Rishi Sunak has announced plans to allow the building of new onshore wind turbines, which could result in energy bill discounts for those living nearby.
Better late than never.
But Conservative green policies are inconsistent, if not bonkers. They are considering reopening a coal mine in Cumbria as a quid pro quo. This mine produces coking coal for steel making as steelmakers across Europe are moving to “green steel”, which uses renewable energy and modern techniques to avoid the need for it! – Owl
Steven Swinford, Oliver Wright www.thetimes.co.uk
Construction of turbines in England has been in effect banned since 2015 under planning restrictions introduced by David Cameron, who said people were “fed up” with them.
However, more than 50 Tory MPs, including the former prime ministers Boris Johnson and Liz Truss, have been pushing for an end to the ban as part of efforts to boost growth and make Britain more energy-independent.
The government will now consult on allowing turbines to be built if they have local support and as long as concerns about their impact have been “satisfactorily addressed”.
Whitehall sources said they also expected the government to approve a coalmine in Cumbria that has been opposed by environmental groups and by Alok Sharma, the Cop26 president, although a final decision has not been taken.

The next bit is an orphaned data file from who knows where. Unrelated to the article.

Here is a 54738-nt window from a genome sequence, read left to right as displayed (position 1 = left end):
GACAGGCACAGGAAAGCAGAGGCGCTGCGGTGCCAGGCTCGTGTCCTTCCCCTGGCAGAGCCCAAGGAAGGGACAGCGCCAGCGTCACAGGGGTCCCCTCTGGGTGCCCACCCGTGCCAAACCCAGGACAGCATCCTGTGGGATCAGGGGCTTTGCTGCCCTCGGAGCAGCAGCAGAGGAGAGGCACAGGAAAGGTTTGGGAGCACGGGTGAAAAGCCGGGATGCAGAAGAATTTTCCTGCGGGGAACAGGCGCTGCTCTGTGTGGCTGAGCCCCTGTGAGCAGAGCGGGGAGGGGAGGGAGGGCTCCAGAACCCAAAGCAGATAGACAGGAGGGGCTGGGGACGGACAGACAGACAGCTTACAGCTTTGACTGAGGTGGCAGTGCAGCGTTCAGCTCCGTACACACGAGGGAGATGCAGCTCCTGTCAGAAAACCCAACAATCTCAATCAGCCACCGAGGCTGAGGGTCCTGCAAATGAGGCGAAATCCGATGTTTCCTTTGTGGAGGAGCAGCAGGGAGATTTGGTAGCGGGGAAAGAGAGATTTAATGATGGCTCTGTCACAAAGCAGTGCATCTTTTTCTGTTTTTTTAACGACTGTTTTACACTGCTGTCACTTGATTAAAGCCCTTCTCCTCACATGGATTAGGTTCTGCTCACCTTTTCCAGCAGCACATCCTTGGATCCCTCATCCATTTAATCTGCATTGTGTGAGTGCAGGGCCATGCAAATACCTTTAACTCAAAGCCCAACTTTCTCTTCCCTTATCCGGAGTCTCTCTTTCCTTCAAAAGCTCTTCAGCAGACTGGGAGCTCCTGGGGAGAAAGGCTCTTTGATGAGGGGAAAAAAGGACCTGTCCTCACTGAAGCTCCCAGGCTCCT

Environmentalists have warned that approving the mine would damage the UK’s reputation as a climate leader and make it harder to persuade countries such as China to cut their own reliance on coal.
One source said the new coalmine was a “quid pro quo” for relaxing restrictions on onshore wind, but this was denied by those close to Michael Gove, the levelling-up secretary.
Under the wind plan, towns or villages that back new turbines could be given benefits such as lower energy bills. Ministers will also consider plans to make it easier to upgrade existing sites, many of which are more than 20 years old. Modern turbines are bigger and more efficient.
The consultation, which will begin this month and run until April, appeared to address the concerns of Tory MPs, whether for or against turbines. The government said it would continue to protect “important landscapes” such as areas of natural beauty and national parks.
Simon Clarke, the Tory MP and former levelling-up secretary who led the push for more turbines, said: “I am delighted that the government has come forward with what is a really sensible package designed to return decisions about new onshore wind to local communities. Onshore wind is the cheapest form of energy bar none, and it has an important role to play as part of our future energy mix, alongside oil and gas, offshore wind, solar and nuclear.
“Unlocking its potential will strengthen our domestic energy security and help us to deliver our climate commitments in the fight against climate change.”
John Hayes, a former minister who opposes the lifting of the ban, said it would still allow local authorities to veto wind farms when there was community opposition. “This is not a significant change from where we were,” he said. “It will still stop wind farms being imposed on communities against their will.” Energy experts believe the change is unlikely to lead to a significant increase in the number of wind farms in England — particularly the south — because low average wind speeds mean they are less inefficient.
The proposal is the second U-turn by the government in the space of two days on planning policy, following the decision to drop mandatory housebuilding targets for local councils.